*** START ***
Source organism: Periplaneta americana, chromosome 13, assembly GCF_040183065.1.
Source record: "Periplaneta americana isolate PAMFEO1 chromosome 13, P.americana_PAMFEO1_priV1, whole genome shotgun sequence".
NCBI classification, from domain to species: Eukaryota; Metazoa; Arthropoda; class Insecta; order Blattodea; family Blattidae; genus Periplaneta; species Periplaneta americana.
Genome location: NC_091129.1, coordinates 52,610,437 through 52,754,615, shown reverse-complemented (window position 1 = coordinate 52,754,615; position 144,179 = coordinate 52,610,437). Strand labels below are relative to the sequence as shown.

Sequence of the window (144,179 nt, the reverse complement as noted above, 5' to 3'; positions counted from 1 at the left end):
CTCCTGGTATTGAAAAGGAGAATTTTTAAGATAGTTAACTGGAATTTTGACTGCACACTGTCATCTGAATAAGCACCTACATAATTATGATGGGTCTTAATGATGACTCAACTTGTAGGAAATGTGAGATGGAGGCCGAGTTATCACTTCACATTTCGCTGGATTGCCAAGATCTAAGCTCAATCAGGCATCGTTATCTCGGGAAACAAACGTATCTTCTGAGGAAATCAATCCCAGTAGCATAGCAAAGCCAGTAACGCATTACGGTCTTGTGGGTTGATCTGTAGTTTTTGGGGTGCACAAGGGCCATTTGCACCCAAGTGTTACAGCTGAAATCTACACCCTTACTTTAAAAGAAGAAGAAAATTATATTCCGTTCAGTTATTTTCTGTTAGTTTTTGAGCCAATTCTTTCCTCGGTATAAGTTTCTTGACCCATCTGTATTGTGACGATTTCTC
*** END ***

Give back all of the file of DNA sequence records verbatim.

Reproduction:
Source organism: Periplaneta americana, chromosome 13, assembly GCF_040183065.1.
Source record: "Periplaneta americana isolate PAMFEO1 chromosome 13, P.americana_PAMFEO1_priV1, whole genome shotgun sequence".
NCBI classification, from domain to species: Eukaryota; Metazoa; Arthropoda; class Insecta; order Blattodea; family Blattidae; genus Periplaneta; species Periplaneta americana.
Genome location: NC_091129.1, coordinates 52,610,437 through 52,754,615, shown reverse-complemented (window position 1 = coordinate 52,754,615; position 144,179 = coordinate 52,610,437). Strand labels below are relative to the sequence as shown.

Sequence of the window (144,179 nt, the reverse complement as noted above, 5' to 3'; positions counted from 1 at the left end):
CTCCTGGTATTGAAAAGGAGAATTTTTAAGATAGTTAACTGGAATTTTGACTGCACACTGTCATCTGAATAAGCACCTACATAATTATGATGGGTCTTAATGATGACTCAACTTGTAGGAAATGTGAGATGGAGGCCGAGTTATCACTTCACATTTCGCTGGATTGCCAAGATCTAAGCTCAATCAGGCATCGTTATCTCGGGAAACAAACGTATCTTCTGAGGAAATCAATCCCAGTAGCATAGCAAAGCCAGTAACGCATTACGGTCTTGTGGGTTGATCTGTAGTTTTTGGGGTGCACAAGGGCCATTTGCACCCAAGTGTTACAGCTGAAATCTACACCCTTACTTTAAAAGAAGAAGAAAATTATATTCCGTTCAGTTATTTTCTGTTAGTTTTTGAGCCAATTCTTTCCTCGGTATAAGTTTCTTGACCCATCTGTATTGTGACGATTTCTC